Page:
There’s a certain power in naming things. In Genesis, God names the sky, night, land, and sea as He makes them. When He made Adam, He let Adam name all the animals, too.
More than that, names have a power of their own. In Egyptian mythology, Isis, the goddess of healing and magic, learns the real name of the sun god Ra and therefore has power over him. In Spirited Away, a witch makes her employees forget their names to keep them trapped and loyal only to her. Going back to Genesis, Jacob gets a new name after beating God at wrestling (I mean, he should probably get an award, but a new name is good, too, I guess).
The point is, words are arbitrary — the sounds, letters, and symbols of words have no meaning in themselves, but rather, have meaning based on what we attach them to — but they matter. Just think about the cultural impact the word “selfie” has created in the last decade or so, or how the current pandemic has given new meaning to words like “long hauler” and “bubble.”
Naming things makes them real in a way that makes us better able to think and talk about them with others, even though some of these things may have always been there before. This is especially true for those things that tend to be abstract or fuzzy. Take “kindness,” for example, and “freedom.”
So, names hold meaning and power over our lived reality and how we might see the world. For example, “pro-life” is the term the movement chose for itself as the supposed opposite of “pro-choice” — not “anti-choice.” Moreover, the meanings we attach to words change over time, and therefore, they hold a certain history. These histories of how we decide on what names to use and what these names mean hold power, too.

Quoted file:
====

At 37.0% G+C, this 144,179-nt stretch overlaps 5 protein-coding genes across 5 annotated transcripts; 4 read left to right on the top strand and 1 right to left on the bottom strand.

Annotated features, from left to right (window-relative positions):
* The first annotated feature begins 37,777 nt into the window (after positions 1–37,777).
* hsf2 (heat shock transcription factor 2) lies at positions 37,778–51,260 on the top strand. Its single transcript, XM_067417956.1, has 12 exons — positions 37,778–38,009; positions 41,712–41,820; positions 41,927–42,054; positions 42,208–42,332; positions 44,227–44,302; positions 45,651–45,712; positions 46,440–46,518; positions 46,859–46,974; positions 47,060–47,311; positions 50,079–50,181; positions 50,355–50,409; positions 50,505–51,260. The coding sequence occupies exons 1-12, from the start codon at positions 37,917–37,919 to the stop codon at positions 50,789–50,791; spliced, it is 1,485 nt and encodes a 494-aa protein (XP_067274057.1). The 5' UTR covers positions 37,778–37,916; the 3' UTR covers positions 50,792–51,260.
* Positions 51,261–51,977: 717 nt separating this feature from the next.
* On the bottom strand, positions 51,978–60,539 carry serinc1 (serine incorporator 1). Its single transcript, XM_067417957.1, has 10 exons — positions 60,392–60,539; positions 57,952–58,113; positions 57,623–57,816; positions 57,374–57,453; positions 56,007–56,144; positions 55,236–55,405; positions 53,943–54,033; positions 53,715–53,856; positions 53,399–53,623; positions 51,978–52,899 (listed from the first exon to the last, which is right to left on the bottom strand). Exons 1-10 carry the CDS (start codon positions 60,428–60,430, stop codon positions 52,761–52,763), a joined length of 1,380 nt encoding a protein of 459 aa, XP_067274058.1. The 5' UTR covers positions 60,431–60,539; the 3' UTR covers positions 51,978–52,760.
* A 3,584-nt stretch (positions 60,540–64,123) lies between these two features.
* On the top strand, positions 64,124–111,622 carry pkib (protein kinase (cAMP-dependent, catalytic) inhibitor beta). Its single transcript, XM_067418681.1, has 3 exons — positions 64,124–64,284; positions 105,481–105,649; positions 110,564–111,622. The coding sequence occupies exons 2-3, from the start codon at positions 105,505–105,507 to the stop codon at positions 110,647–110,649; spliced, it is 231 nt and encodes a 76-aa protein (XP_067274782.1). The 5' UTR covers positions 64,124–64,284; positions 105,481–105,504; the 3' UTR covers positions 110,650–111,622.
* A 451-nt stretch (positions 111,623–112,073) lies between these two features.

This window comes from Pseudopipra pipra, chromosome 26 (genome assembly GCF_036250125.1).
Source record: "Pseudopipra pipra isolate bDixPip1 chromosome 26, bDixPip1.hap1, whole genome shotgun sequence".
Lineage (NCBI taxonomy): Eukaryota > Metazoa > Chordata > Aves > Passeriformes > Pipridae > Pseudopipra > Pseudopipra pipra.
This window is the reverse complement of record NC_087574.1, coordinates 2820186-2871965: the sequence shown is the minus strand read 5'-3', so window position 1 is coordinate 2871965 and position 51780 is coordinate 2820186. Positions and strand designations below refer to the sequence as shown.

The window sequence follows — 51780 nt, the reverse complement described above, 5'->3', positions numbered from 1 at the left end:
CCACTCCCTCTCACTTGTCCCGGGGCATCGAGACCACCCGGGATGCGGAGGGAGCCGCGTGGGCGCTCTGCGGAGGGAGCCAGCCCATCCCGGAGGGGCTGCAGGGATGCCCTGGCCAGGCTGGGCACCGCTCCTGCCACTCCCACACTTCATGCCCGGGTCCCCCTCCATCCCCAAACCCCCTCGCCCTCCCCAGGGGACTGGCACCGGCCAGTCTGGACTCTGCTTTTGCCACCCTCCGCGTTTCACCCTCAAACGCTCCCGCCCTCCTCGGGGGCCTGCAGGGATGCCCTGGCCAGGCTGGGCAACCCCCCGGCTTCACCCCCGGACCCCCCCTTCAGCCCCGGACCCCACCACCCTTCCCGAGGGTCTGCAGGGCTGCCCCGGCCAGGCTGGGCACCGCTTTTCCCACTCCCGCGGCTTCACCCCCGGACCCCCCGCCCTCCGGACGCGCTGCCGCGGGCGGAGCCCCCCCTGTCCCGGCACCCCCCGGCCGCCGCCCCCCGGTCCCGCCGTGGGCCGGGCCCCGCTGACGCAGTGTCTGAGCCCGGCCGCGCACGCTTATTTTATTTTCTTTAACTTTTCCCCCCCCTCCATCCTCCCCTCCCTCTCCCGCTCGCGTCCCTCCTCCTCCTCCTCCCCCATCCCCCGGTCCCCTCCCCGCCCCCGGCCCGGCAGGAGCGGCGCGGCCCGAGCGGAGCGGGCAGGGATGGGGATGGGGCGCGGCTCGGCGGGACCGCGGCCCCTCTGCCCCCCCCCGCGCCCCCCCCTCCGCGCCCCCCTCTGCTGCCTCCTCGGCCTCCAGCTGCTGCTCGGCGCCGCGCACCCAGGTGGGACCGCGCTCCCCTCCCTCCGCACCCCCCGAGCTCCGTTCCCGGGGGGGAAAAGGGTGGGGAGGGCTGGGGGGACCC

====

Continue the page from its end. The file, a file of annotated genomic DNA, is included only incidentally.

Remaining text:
For this article, I’d like to focus on the now-common term LGBT, and how the name came to be the way it is.
The ABCs of LGBT
The term LGBT wasn’t always the word people used to describe those who aren’t heterosexual or cisgender. Depending on where you are in the world and how far back you go, queerness and queer love might be described with words like gandharva or binabae.
In the US, the term “homosexual” was most common prior to the ‘40s and ‘50s, when the word “gay” began being used as a slang term for those attracted to the same sex. Before the late 19th century, it used to mean “cheerful” and “carefree,” which, ironically, gay men didn’t really have much room to be. “Gay” became mainstream in the ‘70s, and by then, the term “lesbian” was also becoming popular as a way for women-loving women to differentiate themselves.
So that’s the L and the G. Some have noted that these terms were already pretty common among queer circles as far back as the ‘50s.
For B, or bisexuality, its meaning has seen numerous shifts over the years. First used in 1793, bisexual used to mean “possessing characters of both sexes,” and more recently, it meant “attraction to both men and women.” With more conversations about non-binary people, the dictionary meaning has been adjusted to “sexual or romantic attraction to people of one’s own gender identity and of other gender identities.”
Lastly, T refers to transgender people. Where L, G, and B describe sexual orientation (that is, the gender/s to which one is sexually attracted, like heterosexual), T describes gender identity — and more specifically, when one’s gender identity is different from the one they were assigned at birth.
These letters together began being used in the late 1980s, but the term LGBT fully made it to the mainstream in the 1990s. And since then, there have been other words — LGBT has evolved into different initialisms, like LGBTQ, the lengthier LGBTQIA, and more simply, LGBTQ+. Here’s a quick rundown of what the other letters mean: